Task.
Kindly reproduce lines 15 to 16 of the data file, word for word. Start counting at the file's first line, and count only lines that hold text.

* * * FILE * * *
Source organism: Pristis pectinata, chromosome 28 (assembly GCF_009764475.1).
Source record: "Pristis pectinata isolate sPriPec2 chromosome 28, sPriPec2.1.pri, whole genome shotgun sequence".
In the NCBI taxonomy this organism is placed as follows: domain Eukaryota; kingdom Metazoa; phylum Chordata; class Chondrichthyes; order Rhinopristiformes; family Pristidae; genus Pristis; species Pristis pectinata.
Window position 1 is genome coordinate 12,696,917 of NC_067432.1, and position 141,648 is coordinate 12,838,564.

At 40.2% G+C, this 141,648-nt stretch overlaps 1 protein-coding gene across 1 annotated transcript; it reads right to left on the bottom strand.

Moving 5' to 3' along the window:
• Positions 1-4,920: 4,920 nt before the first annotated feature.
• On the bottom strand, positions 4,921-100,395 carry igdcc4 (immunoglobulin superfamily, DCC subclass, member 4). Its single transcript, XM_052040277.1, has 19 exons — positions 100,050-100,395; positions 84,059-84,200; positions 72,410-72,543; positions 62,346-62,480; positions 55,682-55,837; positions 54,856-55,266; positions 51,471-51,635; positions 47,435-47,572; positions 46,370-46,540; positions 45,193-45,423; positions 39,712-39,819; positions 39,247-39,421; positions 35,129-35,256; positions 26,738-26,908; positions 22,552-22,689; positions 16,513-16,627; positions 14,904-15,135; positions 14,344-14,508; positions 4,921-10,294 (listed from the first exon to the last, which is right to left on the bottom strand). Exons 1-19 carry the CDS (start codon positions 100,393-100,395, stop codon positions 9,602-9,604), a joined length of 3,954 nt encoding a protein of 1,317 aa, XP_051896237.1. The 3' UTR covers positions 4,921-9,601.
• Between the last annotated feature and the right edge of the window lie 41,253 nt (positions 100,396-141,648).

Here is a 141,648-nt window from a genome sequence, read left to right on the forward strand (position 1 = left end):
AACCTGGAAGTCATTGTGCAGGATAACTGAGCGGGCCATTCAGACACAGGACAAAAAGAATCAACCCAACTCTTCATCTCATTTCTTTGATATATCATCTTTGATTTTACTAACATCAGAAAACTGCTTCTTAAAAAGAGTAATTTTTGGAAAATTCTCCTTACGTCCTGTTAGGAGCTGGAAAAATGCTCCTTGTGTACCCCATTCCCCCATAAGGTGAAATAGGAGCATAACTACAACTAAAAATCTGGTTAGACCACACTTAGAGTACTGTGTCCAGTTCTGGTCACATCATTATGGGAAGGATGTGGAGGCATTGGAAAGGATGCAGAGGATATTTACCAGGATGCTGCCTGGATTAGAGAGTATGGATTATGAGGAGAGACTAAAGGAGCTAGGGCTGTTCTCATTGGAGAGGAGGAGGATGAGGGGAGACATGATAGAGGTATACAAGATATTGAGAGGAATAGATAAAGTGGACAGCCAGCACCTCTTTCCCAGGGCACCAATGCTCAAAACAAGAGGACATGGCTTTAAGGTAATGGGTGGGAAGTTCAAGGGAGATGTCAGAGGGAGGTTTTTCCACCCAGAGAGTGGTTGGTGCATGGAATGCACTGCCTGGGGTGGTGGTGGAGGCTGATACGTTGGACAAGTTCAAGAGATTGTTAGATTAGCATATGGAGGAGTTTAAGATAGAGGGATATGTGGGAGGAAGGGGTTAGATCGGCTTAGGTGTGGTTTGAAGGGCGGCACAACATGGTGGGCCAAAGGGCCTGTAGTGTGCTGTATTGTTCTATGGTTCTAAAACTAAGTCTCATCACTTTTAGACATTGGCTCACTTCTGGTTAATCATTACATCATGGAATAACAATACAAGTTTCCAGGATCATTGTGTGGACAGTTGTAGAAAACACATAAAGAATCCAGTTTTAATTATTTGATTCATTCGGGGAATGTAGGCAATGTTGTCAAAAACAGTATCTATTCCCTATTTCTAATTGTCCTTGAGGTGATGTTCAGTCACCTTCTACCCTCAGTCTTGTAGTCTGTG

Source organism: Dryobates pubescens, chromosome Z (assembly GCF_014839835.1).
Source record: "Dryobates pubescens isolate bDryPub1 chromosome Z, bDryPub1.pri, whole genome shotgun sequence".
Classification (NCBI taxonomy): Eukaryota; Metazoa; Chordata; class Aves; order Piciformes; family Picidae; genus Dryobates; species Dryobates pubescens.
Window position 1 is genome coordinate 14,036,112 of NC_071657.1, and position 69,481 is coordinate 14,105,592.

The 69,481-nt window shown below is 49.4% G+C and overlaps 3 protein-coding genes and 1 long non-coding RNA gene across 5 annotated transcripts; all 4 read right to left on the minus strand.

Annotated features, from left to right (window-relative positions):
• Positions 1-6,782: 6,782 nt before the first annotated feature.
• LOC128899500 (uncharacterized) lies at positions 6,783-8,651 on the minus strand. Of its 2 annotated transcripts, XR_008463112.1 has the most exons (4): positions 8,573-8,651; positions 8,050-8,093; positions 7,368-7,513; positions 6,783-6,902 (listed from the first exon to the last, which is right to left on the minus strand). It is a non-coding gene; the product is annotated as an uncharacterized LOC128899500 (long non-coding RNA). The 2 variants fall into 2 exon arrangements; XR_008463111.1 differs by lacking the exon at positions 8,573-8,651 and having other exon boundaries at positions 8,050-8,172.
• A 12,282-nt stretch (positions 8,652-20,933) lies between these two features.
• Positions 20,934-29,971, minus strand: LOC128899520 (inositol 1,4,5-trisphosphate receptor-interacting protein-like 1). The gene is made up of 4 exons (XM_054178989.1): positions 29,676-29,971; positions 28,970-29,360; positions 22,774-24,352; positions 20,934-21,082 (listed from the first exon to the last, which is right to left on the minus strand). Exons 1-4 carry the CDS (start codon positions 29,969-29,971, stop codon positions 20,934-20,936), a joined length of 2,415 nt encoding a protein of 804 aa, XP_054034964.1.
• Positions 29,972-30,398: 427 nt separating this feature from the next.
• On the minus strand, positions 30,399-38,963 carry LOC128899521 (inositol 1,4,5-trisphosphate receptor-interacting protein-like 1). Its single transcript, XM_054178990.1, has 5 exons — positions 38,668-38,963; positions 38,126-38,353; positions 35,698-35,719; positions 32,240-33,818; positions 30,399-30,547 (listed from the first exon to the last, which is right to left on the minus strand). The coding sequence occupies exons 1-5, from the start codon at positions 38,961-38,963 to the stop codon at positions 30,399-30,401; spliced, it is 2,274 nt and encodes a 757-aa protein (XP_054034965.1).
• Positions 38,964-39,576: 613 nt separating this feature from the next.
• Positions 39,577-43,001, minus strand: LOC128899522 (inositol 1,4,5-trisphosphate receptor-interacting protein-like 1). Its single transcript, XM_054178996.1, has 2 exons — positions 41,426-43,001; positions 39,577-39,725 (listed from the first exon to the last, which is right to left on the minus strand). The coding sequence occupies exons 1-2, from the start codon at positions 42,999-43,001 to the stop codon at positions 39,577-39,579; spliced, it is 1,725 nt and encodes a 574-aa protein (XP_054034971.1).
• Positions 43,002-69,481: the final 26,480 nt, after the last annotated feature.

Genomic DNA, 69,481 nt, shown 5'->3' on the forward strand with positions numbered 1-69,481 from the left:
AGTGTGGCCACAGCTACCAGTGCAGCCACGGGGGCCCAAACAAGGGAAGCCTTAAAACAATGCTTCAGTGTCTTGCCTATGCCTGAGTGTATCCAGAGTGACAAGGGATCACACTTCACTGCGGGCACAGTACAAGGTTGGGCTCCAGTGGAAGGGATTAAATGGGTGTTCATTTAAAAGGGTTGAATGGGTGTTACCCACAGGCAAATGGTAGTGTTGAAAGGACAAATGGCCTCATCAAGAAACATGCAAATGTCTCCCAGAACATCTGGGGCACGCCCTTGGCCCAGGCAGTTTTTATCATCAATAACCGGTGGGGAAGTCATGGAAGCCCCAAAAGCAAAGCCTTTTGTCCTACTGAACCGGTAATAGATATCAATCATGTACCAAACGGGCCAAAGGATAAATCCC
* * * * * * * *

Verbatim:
Window position 1 is genome coordinate 14,036,112 of NC_071657.1, and position 69,481 is coordinate 14,105,592.

The 69,481-nt window shown below is 49.4% G+C and overlaps 3 protein-coding genes and 1 long non-coding RNA gene across 5 annotated transcripts; all 4 read right to left on the minus strand.